Networking for EMEAC didn’t feel like work in Dakar Senegal – in this incredibly hospitable country just walking down the street, going to the clinic, or ordering a “shwarma poulet” meant I was bound to meet some outgoing folks, and bound to share laughs either in broken English or broken French. Thank goodness I didn’t have to get into a tizzy over elevator speeches or business card formalities, because participating in the World Social Forum at the University of Cheik Anta Diop meant I was constantly meeting (and colliding into, and stomping on the feet of) some of the 100,000 people from Senegal, from all over Africa, and from all around the world who were converging (and colliding, and careening) at the forum. There was no excuse and no room for shyness. So I ended up meeting a lot of people! We all did.
Charity was abducted/adopted by the Rural African Women’s group for an entire day and we didn’t know what happened to her until she came back to us dazed, speaking in Wolof, her arms full of sparkly gifts and baguettes. Will’s radio interview was cancelled because the power went out, and instead ended up free styling with the Black Eyed Peas of Dakar at the radio station. Everyone was attracted to Oya, and Joan knew half the people in Yoff. We all made a lot of friends with the Senegalese students at Chiek Anta Diop, and I have a feeling I’ll be in contact with them for a while. But it was Siwatu’s magnetic energy that connected us to Amath of the Senegalese-American Bilingual School (SABS) which was probably the most exciting Detroit 2 Dakar connection of the week for me. He was a fabulous guy (see the photo of us linking arms like true comrades) and invited us over to the school site to learn more.
An American woman from Baltimore, Stephanie Nails-Kane, founded SABS about 10 years ago. It has a primary school, middle school, and high school that serves about 700 students. It was very exciting for us because 1) We could communicate with them in English and 2) They emphasized an environmental science curriculum in the schools.
We met with Stephanie, Amath, and their environmental science curriculum coordinator in her office. We didn’t get to take a tour of the school itself, but learned a lot about what they had going on. They owned a plot of land a few hours away from Dakar along the ocean, where students learned marine biology, pollution, and tended a mangrove forest. All students were taken for overnight trips to the environmental station. We talked about the importance of exposing and immersing city kids to nature, and compared the lack of green spaces in Detroit and Dakar. I wished so badly that we could’ve stayed another couple days to visit the environmental spot by the ocean. And I hope that soon EMEAC can have its own environmental center in Detroit so that our kids can have a similar experience.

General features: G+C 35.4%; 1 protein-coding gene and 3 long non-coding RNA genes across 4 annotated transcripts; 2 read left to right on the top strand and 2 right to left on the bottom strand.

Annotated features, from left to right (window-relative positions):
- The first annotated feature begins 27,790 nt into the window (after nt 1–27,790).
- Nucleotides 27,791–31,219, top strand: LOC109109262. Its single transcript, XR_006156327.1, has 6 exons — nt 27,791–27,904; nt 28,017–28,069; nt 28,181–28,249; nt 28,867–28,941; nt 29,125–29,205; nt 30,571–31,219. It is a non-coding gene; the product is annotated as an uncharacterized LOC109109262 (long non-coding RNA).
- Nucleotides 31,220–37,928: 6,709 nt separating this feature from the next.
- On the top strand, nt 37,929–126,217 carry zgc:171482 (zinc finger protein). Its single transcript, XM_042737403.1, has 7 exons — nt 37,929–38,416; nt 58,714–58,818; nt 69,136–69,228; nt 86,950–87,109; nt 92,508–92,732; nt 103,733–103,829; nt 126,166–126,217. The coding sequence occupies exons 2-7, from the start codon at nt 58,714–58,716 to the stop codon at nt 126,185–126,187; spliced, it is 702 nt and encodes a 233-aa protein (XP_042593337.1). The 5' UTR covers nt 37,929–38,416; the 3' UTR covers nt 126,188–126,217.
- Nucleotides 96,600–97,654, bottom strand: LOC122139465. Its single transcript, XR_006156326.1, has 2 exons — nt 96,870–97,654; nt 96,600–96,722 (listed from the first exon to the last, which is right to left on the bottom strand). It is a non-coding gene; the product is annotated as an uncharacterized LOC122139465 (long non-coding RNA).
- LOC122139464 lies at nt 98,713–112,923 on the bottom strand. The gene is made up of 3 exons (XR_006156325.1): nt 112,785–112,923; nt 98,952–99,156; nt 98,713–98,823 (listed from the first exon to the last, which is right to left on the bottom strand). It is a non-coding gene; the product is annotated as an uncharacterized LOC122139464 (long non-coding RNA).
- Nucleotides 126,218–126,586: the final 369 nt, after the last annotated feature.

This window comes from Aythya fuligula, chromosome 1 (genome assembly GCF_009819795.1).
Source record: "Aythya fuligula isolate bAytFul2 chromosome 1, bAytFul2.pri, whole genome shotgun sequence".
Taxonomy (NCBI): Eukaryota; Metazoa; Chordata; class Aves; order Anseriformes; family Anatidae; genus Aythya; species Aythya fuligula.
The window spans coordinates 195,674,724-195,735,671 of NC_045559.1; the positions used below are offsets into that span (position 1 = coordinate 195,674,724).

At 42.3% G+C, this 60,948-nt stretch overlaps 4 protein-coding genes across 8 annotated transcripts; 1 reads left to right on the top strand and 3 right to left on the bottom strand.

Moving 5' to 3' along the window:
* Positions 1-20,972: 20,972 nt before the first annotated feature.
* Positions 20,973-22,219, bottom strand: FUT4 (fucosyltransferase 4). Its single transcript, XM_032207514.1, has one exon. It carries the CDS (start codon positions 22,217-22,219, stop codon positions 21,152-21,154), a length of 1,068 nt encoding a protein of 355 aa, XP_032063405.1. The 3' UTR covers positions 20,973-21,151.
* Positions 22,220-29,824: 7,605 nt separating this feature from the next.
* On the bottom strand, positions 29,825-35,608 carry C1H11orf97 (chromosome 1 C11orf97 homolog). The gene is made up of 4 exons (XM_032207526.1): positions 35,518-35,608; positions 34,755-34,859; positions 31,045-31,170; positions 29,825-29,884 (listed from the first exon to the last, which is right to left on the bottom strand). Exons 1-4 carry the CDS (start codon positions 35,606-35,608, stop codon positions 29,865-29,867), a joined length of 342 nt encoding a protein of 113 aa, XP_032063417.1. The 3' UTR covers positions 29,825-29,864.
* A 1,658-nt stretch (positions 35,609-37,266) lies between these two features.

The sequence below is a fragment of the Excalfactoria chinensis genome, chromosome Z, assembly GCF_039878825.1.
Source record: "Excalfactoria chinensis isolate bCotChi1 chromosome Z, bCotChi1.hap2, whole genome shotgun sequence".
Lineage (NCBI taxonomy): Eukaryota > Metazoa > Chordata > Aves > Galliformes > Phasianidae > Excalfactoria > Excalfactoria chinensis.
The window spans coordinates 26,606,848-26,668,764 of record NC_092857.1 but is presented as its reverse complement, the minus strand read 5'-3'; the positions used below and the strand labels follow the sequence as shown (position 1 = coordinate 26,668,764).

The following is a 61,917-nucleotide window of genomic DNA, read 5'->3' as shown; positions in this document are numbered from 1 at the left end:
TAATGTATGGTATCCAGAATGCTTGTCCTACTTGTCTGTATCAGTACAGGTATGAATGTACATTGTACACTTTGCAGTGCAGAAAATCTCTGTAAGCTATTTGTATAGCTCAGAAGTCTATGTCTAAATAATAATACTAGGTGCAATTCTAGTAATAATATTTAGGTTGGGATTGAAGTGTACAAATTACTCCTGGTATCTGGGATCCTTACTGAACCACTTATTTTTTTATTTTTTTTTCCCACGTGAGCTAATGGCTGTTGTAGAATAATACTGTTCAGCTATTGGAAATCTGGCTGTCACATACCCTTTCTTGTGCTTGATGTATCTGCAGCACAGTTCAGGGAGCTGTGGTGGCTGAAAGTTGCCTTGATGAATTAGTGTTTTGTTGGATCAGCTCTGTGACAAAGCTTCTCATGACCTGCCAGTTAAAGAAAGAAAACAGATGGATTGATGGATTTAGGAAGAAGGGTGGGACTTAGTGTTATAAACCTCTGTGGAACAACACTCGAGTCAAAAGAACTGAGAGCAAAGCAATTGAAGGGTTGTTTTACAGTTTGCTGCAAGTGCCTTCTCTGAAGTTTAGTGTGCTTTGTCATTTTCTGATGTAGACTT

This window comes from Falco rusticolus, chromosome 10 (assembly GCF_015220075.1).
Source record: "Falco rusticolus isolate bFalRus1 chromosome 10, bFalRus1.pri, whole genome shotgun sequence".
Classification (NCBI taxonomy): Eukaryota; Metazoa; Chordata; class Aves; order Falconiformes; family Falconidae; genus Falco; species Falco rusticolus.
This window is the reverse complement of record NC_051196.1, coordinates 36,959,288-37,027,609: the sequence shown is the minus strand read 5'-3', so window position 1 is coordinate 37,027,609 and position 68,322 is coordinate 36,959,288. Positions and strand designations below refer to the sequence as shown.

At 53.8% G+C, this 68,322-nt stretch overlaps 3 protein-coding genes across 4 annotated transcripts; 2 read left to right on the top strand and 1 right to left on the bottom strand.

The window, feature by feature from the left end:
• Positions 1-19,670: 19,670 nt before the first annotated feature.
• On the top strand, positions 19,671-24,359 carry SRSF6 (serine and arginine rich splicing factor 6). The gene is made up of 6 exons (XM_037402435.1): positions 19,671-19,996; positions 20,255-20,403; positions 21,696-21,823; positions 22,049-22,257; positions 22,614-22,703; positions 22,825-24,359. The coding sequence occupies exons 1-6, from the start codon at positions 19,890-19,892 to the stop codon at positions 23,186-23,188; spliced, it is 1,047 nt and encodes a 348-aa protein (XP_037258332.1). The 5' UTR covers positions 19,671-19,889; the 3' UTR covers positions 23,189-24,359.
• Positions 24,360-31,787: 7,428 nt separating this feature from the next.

At the school itself they were experimenting with hydroponics, recycling, and were in the midst of starting a composting program. They were starting composting programs in the families of the students, which I found interesting. It seemed like they were able to spearhead a lot of environmental programs at the school, since the administration was backing it up, and since they were a private school that had ultimate autonomy over its curriculum.
Like Detroit, Dakar does not have a municipal recycling program. Recently the local government decided to move the landfills farther away from the city into the rural areas, so trash removal was more costly and less frequent. As a result, the city was attempting to recycle more in order to save money. (Hear that GDRRA? Recycling can SAVE MONEY) The school had a green team of mostly eighth grade students who recycled in the school. We met them in the office, and they explained their paper recycling program to us in perfect English. They were such beautiful kids and were all wearing yellow polo shirts as their uniform. I so badly want them to meet the recycling group we have at Palmer Park Preparatory Academy, who are not only doing the same great environmental work, but are also forced to wear yellow polo shirts as their uniform. (I bet both groups of students feel the same way about those shirts)
Another Detroit Dakar parallel we discovered at the school was their architecture program. A recent architecture graduate from Howard University was teaching architecture at the school, and was incidentally designing an outdoor space near their school with the students – JUST LIKE WE’RE DOING in Detroit. They were trying to build up the community around the school by re-designing the neighborhood park with students and community members. It was designed in the same style as traditional Senegalese gathering spaces, with lots of spaces for sitting and talking. (We didn't get to see it bc it was farther away but that's how it was described) So it wasn’t just amazing to learn that this young University graduate was doing this kind of project in Dakar, but we found out he was actually from Detroit, went Aisha Shule, and knew Siwatu from growing up! Small world, it is indeed. His name is Jonathan Nichols, and we hope he’ll come back to Detroit and work with our youth when his fellowship in Dakar is over.
We will be coordinating a Skype relationship between SABS and the EMEAC partner schools in the coming months so that the students can meet each other. It’s exciting to see a parallel program across the Atlantic, in a city that is facing so many similar environmental injustice issues as we are facing in Detroit. It was great to see that we’re not alone or isolated in our struggles! I’ll keep everyone posted about our continuing relationship with this school.